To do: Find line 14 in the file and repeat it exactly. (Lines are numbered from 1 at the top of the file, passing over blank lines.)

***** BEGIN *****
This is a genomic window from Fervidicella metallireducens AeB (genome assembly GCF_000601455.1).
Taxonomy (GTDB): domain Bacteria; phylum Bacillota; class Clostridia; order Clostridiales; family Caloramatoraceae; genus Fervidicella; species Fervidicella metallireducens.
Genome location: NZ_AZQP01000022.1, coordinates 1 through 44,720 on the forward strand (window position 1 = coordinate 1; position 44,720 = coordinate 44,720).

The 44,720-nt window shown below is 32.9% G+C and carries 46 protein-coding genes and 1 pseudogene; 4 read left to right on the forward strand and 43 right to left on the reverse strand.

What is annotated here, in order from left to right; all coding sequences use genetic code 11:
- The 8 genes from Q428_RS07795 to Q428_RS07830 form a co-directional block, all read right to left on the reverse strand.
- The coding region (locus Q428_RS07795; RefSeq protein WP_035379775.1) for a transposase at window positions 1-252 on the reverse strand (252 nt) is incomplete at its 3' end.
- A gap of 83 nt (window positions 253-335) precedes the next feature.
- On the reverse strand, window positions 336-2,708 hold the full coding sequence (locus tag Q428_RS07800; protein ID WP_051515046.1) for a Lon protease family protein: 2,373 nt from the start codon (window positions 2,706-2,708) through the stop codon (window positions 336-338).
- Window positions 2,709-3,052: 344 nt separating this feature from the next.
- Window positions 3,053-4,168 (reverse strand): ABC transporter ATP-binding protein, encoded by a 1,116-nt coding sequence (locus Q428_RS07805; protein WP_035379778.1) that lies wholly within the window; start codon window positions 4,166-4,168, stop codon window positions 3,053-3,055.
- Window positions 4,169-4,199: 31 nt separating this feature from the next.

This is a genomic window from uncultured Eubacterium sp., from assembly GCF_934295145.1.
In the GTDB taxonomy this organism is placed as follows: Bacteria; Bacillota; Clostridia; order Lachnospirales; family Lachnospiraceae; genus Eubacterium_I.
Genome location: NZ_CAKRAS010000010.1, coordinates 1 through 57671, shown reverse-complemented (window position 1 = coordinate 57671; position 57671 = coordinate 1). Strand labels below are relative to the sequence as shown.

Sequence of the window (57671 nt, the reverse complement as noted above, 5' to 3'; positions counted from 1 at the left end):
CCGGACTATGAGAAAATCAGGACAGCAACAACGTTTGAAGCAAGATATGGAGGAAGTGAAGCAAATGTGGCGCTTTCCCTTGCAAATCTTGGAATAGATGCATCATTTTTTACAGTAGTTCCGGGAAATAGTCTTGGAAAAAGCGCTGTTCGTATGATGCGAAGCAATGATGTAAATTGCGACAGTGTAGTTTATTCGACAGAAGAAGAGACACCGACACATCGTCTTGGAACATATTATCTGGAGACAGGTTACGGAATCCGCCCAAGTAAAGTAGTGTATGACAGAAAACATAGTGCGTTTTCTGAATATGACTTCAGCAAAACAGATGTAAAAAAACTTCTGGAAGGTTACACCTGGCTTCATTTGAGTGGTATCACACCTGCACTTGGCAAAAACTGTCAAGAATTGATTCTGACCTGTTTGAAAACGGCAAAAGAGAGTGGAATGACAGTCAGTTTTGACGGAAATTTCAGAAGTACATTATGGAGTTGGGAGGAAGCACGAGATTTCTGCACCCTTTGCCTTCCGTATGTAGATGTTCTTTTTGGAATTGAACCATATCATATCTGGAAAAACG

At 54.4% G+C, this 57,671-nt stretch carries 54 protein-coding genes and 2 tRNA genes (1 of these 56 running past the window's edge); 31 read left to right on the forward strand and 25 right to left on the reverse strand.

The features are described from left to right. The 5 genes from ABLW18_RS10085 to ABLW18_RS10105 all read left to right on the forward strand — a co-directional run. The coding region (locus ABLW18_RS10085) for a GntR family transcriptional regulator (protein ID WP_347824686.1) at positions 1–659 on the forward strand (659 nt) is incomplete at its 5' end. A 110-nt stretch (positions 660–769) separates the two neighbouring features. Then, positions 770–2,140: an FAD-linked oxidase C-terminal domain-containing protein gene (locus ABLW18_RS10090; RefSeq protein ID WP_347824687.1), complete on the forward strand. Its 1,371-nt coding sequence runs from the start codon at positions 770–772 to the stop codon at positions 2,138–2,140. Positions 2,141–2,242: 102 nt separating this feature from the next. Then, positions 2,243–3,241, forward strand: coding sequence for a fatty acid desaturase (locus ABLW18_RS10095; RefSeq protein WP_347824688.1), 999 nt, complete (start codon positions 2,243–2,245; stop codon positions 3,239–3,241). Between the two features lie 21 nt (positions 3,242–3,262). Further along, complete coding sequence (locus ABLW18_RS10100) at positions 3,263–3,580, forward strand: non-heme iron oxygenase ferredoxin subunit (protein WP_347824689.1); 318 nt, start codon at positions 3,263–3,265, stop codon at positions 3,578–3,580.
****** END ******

In the GTDB taxonomy this organism is placed as follows: Bacteria; Bacillota; Clostridia; order Lachnospirales; family Lachnospiraceae; genus Eubacterium_I.